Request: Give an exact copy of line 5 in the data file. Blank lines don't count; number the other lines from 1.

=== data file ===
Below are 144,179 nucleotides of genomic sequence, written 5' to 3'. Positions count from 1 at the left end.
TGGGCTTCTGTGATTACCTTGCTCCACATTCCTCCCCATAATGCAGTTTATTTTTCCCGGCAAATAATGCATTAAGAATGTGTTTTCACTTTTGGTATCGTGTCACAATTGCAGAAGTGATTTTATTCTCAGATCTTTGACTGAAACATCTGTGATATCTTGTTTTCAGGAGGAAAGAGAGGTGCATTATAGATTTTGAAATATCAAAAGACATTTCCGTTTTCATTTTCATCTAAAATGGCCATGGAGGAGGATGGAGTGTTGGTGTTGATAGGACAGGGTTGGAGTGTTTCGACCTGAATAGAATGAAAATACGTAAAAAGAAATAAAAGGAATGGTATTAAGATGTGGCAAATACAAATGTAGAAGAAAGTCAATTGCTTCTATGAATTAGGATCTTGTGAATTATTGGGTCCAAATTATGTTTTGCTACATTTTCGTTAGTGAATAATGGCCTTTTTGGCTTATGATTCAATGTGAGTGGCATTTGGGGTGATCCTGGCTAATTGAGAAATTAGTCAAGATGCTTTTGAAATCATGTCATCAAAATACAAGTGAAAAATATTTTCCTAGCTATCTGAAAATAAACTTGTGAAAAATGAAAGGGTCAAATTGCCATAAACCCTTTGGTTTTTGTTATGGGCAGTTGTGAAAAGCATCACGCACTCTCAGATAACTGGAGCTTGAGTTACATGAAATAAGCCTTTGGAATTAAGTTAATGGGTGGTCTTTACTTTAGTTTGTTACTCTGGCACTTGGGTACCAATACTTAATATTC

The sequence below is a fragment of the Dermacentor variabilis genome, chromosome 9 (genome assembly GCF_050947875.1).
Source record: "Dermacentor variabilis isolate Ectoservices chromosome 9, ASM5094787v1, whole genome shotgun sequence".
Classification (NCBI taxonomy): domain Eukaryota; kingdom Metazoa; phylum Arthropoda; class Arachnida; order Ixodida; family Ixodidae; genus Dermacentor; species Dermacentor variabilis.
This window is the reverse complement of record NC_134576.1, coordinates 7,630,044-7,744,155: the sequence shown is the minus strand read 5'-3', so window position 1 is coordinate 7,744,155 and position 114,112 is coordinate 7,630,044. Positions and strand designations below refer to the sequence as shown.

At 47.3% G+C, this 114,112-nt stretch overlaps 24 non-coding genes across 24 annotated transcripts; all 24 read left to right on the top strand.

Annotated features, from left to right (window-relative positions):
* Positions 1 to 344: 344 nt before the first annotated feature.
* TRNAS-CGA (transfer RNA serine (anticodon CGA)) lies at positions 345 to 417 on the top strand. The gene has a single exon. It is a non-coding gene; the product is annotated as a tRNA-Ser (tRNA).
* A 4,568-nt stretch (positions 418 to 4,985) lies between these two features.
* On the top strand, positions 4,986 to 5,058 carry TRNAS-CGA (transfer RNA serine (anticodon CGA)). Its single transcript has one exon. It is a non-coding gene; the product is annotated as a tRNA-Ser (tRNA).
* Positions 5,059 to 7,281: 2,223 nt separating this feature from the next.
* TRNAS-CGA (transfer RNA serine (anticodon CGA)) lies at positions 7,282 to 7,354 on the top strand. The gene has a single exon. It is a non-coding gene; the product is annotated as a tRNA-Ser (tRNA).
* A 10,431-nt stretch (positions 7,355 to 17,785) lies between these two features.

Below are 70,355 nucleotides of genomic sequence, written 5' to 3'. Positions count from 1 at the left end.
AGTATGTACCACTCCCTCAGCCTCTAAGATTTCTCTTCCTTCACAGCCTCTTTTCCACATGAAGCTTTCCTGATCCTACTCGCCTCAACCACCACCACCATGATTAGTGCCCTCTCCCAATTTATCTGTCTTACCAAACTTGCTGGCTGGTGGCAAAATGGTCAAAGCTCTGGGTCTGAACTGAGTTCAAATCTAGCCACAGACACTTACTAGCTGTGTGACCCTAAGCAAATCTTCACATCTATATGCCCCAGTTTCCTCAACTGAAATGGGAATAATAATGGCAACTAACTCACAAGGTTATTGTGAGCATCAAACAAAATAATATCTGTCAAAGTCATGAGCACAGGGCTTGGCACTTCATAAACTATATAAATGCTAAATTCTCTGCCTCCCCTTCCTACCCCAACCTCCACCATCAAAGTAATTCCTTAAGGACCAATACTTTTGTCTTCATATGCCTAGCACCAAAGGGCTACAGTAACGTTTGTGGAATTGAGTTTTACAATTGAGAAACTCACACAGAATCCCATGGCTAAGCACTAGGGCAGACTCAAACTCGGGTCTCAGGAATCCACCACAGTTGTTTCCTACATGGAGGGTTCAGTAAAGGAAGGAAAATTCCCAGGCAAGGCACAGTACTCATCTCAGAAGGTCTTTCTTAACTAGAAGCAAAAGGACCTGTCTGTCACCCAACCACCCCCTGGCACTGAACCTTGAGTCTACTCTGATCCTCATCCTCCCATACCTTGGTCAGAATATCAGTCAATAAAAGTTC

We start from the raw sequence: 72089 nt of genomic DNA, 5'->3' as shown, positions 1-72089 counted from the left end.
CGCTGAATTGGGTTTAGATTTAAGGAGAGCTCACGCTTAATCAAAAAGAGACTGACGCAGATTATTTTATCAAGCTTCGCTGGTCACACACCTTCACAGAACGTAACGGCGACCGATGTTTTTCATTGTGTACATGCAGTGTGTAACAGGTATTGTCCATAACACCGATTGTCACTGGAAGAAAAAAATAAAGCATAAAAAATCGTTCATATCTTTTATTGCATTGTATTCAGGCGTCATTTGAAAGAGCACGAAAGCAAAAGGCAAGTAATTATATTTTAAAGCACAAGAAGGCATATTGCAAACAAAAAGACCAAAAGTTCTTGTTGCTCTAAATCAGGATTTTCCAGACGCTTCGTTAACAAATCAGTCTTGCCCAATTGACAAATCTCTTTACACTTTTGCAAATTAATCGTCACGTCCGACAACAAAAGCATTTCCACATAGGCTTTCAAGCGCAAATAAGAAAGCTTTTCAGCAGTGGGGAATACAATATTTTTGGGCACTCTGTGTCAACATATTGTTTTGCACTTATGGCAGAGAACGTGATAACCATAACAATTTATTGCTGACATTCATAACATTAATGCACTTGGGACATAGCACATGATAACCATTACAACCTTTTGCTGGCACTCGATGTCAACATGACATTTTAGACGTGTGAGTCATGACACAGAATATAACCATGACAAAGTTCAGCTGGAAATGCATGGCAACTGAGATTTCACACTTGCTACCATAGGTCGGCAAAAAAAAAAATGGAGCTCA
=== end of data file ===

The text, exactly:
Classification (NCBI taxonomy): domain Eukaryota; kingdom Metazoa; phylum Arthropoda; class Arachnida; order Ixodida; family Ixodidae; genus Dermacentor; species Dermacentor variabilis.